BACKGROUND: Alzheimer's disease neuropathologic change (ADNC) may contribute to dementia in patients with Lewy body disease (LBD) pathology.OBJECTIVE: To examine how co-occurring ADNC impacts domain specific cognitive impairments at each pathologic stage (brainstem, limbic, cerebral cortical) of LBD.METHODS: 2,433 participants with antemortem longitudinal neuropsychological assessment and postmortem neuropathological assessment from the National Alzheimer's Coordinating Center's Uniform Data Set were characterized based on the evaluation of ADNC and LBD. Longitudinal mixed-models were used to derive measures of cumulative cognitive deficit for each cognitive domain at each pathologic stage of LBD (brainstem, limbic, and cerebral cortical).RESULTS: 111 participants with a pathologic diagnosis of LBD, 741 participants with combined LBD and ADNC, 1,357 participants with ADNC only, and 224 with no pathology (healthy controls) were included in the analyses. In the executive/visuospatial domain, combined LBD and ADNC showed worse deficits than LBD only when Lewy bodies were confined to the brainstem, but no difference when Lewy bodies extended to the limbic or cerebral cortical regions. The cerebral cortical LBD only group exhibited greater executive/visuospatial deficits than the ADNC only group. By contrast, the ADNC only group and the combined pathology group both demonstrated significantly greater cumulative memory deficits relative to Lewy body disease only, regardless of stage.CONCLUSION: The impact of co-occurring ADNC on antemortem cumulative cognitive deficits varies not only by domain but also on the pathological stage of Lewy bodies. Our findings stress the cognitive impact of different patterns of neuropathological progression in Lewy body diseases.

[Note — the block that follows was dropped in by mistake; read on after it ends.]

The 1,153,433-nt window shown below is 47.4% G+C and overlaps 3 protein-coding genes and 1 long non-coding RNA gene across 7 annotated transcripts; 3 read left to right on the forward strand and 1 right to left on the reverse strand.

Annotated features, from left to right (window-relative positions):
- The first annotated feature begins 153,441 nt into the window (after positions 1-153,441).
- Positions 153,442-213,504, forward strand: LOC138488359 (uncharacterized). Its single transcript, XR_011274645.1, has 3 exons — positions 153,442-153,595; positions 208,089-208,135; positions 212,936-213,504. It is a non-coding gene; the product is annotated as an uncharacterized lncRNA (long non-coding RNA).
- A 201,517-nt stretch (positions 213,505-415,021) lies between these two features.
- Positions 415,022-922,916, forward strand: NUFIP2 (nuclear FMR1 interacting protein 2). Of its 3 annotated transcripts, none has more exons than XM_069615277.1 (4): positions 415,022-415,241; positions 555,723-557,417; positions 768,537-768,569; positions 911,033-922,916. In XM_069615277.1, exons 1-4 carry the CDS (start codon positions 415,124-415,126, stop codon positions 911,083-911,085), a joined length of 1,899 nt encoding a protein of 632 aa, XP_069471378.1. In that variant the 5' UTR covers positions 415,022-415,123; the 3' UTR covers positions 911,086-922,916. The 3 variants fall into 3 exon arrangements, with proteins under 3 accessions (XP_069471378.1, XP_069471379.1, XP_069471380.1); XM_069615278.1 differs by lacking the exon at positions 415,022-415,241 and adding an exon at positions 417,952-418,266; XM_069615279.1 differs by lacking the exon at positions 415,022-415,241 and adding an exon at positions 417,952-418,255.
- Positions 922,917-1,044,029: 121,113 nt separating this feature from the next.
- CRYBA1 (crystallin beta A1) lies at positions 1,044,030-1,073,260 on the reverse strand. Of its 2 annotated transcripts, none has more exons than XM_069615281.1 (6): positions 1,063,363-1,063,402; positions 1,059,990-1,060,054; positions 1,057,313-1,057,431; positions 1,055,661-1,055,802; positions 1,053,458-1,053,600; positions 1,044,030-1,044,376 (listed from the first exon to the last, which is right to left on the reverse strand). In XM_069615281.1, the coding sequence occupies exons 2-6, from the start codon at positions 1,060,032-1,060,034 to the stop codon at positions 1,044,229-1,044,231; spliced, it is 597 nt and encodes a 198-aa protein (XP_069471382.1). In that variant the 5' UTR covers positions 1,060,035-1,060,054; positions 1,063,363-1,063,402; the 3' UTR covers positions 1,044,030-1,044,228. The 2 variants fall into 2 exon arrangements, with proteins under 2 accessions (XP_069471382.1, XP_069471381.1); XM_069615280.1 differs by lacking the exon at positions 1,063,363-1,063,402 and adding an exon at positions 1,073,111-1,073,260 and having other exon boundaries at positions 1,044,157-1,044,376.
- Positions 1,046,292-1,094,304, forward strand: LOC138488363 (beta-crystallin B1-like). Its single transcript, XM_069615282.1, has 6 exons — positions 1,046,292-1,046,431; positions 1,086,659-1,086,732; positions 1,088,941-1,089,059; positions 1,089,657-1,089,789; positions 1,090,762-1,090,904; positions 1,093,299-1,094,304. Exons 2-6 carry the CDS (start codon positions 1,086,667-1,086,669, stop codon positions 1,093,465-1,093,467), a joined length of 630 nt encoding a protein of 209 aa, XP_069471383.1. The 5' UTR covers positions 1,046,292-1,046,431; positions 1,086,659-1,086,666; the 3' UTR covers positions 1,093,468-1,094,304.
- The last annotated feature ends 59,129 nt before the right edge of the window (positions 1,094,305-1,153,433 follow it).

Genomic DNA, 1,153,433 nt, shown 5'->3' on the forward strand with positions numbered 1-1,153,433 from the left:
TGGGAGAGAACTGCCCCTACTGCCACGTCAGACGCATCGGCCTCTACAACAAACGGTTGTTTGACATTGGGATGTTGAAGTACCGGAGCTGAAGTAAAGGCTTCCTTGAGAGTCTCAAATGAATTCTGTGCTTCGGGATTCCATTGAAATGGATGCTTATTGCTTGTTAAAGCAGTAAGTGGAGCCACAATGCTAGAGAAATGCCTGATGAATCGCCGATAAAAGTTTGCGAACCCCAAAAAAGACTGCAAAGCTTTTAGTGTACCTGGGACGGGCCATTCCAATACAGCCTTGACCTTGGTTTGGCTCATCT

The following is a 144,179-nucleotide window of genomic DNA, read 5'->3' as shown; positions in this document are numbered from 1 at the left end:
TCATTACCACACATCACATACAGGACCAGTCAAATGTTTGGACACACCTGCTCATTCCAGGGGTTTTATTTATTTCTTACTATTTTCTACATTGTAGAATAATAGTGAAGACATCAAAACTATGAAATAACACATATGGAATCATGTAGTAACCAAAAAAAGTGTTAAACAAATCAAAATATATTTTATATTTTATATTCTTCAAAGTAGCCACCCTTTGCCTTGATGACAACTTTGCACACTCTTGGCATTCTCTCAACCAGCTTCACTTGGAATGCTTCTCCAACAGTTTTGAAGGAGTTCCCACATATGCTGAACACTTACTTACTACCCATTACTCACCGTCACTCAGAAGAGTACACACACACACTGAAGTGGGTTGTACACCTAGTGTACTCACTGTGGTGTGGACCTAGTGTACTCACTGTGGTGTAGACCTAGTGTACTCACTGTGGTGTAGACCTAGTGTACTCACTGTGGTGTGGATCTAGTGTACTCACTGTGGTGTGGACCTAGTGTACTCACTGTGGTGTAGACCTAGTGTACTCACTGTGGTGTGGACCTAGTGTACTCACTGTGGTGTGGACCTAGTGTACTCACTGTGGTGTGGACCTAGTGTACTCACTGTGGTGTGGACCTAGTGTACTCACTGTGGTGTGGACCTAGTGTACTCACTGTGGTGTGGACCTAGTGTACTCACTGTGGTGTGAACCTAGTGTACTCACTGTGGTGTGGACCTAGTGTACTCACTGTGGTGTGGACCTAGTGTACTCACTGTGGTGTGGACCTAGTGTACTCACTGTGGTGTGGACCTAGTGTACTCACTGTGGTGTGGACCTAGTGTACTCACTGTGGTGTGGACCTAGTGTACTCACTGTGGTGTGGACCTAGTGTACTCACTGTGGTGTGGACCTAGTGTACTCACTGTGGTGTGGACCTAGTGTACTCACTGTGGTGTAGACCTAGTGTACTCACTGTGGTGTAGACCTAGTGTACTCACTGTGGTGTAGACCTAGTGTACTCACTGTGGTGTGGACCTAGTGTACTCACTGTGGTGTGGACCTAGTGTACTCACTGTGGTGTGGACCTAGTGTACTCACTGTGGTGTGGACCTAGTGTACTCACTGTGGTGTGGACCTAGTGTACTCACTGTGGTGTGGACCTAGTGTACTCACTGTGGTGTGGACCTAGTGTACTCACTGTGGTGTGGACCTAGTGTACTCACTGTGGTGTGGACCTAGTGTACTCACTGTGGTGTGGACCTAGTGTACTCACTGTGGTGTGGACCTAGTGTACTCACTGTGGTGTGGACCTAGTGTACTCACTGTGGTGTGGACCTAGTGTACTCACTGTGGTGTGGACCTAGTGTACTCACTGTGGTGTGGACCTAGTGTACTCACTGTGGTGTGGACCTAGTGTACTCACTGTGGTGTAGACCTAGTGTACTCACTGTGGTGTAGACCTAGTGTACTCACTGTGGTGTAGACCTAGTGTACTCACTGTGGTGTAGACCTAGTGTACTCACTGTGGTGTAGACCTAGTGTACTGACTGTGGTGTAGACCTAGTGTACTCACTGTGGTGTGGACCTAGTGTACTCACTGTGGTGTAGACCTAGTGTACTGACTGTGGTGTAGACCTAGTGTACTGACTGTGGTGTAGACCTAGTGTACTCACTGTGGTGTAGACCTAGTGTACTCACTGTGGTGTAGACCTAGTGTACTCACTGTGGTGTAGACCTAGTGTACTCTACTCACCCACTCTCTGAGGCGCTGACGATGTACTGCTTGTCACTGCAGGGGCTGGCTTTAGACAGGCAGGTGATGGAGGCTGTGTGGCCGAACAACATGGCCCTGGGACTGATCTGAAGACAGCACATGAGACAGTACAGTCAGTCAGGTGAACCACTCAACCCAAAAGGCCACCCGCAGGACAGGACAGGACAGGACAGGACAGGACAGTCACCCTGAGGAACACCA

View details for DOI 10.3233/JAD-201187
View details for PubMedID 33646154